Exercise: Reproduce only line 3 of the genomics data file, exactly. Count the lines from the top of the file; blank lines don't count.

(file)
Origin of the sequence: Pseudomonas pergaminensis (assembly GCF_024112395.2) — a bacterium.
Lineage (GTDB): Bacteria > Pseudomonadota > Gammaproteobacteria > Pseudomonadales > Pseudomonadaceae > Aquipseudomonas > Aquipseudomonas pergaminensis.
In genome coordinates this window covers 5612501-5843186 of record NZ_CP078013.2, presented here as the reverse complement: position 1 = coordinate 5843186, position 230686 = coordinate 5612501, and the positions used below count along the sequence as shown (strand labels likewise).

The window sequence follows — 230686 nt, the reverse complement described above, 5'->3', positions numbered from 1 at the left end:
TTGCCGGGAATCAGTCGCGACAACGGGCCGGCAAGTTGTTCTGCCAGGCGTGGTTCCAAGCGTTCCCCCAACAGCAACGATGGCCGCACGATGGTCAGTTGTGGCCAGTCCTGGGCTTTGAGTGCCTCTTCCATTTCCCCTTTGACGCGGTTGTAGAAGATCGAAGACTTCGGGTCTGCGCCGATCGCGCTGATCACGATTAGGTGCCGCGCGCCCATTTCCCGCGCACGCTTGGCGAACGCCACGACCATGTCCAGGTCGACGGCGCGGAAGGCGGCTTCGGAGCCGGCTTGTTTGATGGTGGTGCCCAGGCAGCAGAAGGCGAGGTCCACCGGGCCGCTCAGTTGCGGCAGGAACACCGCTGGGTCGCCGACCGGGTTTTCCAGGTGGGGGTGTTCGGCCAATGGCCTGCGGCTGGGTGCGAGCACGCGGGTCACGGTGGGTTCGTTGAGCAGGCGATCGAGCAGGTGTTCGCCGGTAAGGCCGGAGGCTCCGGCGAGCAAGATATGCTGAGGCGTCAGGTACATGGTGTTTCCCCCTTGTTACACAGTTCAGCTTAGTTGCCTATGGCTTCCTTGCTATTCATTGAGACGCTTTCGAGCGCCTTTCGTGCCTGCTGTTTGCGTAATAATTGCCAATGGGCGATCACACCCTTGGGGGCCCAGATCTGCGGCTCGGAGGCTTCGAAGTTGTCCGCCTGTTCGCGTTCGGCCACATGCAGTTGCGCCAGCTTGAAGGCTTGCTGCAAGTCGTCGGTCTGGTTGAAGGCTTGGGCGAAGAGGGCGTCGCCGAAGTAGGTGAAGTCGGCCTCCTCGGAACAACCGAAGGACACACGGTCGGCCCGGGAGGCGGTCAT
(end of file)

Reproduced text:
In genome coordinates this window covers 5612501-5843186 of record NZ_CP078013.2, presented here as the reverse complement: position 1 = coordinate 5843186, position 230686 = coordinate 5612501, and the positions used below count along the sequence as shown (strand labels likewise).